Wednesday April 6, 2011

Unlike research with terrestrial animals, our understanding of fish is very limited by the fact that humans can’t live in their aquatic world. Researching fish in an environment where we cannot easily follow has lead to development of a range of technologies to monitor their abundance and movement patterns. FISHBIO technicians are testing a prototype fish detector in our wetlab for application in streams. We are working with the U.S. Forest Service and a private developer to test the fish detection capabilities of a passive fish counting device. A scanner plate is placed on the bottom of a water column where it produces a low-power electronic field. Specialized software processes changes in the field caused by organisms passing over. If successful, the device will detect the number of fish swimming over the scanner plate, determine swimming direction, and approximate the size of each individual.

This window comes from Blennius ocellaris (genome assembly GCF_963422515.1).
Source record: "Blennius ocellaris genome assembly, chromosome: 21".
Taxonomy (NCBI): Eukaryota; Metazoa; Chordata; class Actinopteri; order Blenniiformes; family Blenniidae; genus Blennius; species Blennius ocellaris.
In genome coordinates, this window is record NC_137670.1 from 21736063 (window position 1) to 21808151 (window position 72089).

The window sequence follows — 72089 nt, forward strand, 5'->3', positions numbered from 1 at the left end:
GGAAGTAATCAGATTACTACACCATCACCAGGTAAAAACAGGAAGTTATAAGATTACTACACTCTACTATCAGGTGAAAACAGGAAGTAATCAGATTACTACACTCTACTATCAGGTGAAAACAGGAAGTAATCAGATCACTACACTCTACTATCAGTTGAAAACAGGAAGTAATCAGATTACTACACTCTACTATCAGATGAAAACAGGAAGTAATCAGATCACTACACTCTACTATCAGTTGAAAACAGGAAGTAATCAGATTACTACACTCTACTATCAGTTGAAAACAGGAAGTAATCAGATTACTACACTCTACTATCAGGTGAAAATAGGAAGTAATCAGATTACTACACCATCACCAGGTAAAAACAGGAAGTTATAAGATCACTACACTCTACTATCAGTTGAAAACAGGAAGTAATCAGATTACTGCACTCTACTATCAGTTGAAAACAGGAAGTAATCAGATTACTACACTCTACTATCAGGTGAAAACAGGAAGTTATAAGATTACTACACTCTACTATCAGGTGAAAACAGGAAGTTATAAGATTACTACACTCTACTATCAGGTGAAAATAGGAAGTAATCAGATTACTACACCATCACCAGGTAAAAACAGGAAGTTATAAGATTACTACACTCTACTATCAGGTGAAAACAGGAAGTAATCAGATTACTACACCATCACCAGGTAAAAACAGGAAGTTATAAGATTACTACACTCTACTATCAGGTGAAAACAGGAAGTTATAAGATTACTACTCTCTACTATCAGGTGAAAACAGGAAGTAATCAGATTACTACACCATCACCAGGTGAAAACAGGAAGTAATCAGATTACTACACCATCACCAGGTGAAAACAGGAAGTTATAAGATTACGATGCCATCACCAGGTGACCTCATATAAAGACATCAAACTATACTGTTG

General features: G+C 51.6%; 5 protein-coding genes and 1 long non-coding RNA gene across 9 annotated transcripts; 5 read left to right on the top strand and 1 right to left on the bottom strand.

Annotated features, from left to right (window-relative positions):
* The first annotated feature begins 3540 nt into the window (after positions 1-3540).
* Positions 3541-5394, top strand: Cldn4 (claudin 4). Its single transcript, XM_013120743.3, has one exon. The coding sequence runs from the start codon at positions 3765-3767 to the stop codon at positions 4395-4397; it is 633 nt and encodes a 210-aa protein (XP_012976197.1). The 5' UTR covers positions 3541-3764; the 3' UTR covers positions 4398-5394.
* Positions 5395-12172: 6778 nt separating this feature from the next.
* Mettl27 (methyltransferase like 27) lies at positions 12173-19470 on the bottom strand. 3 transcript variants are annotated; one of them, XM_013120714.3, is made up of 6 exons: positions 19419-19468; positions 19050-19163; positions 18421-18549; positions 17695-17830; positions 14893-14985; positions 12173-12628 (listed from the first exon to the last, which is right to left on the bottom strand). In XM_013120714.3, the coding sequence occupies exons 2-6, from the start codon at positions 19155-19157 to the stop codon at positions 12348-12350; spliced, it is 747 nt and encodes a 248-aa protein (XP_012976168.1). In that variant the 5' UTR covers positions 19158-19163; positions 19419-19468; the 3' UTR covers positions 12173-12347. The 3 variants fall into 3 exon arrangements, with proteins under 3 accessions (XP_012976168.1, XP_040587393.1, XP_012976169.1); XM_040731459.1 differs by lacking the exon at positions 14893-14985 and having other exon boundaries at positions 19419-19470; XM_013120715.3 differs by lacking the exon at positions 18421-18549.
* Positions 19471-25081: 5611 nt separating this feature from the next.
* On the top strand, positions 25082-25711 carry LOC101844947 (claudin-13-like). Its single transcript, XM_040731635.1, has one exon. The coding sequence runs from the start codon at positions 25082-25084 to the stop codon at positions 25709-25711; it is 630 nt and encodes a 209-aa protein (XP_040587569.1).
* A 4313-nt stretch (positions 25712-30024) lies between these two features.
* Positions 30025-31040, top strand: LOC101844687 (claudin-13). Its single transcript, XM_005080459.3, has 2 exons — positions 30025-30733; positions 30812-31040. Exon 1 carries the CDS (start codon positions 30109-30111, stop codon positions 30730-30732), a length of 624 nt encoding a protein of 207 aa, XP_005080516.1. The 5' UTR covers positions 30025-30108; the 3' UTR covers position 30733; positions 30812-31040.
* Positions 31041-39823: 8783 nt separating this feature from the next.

Photo source: FISHBIO

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